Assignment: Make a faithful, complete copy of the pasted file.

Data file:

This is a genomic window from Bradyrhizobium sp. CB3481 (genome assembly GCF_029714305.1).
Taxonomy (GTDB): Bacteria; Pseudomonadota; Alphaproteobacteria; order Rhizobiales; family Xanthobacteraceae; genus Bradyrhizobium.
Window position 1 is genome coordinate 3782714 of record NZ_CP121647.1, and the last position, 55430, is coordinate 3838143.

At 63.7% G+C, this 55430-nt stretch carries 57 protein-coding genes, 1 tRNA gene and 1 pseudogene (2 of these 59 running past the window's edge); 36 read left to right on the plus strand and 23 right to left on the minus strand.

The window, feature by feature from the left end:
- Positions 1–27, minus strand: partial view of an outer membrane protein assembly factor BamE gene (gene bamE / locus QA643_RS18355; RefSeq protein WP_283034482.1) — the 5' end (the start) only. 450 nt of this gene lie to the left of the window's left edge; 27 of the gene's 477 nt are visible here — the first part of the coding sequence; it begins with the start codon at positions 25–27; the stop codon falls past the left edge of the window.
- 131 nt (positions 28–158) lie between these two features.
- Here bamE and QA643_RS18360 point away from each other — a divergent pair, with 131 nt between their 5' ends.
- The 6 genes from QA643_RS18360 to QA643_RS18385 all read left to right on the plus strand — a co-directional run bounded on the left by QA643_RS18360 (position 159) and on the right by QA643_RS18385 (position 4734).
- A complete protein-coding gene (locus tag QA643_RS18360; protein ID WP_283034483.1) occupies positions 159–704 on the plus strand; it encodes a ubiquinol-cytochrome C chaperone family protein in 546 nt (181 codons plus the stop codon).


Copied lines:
This is a genomic window from Bradyrhizobium sp. CB3481 (genome assembly GCF_029714305.1).
Taxonomy (GTDB): Bacteria; Pseudomonadota; Alphaproteobacteria; order Rhizobiales; family Xanthobacteraceae; genus Bradyrhizobium.
Window position 1 is genome coordinate 3782714 of record NZ_CP121647.1, and the last position, 55430, is coordinate 3838143.

At 63.7% G+C, this 55430-nt stretch carries 57 protein-coding genes, 1 tRNA gene and 1 pseudogene (2 of these 59 running past the window's edge); 36 read left to right on the plus strand and 23 right to left on the minus strand.

The window, feature by feature from the left end:
- Positions 1–27, minus strand: partial view of an outer membrane protein assembly factor BamE gene (gene bamE / locus QA643_RS18355; RefSeq protein WP_283034482.1) — the 5' end (the start) only. 450 nt of this gene lie to the left of the window's left edge; 27 of the gene's 477 nt are visible here — the first part of the coding sequence; it begins with the start codon at positions 25–27; the stop codon falls past the left edge of the window.
- 131 nt (positions 28–158) lie between these two features.
- Here bamE and QA643_RS18360 point away from each other — a divergent pair, with 131 nt between their 5' ends.
- The 6 genes from QA643_RS18360 to QA643_RS18385 all read left to right on the plus strand — a co-directional run bounded on the left by QA643_RS18360 (position 159) and on the right by QA643_RS18385 (position 4734).
- A complete protein-coding gene (locus tag QA643_RS18360; protein ID WP_283034483.1) occupies positions 159–704 on the plus strand; it encodes a ubiquinol-cytochrome C chaperone family protein in 546 nt (181 codons plus the stop codon).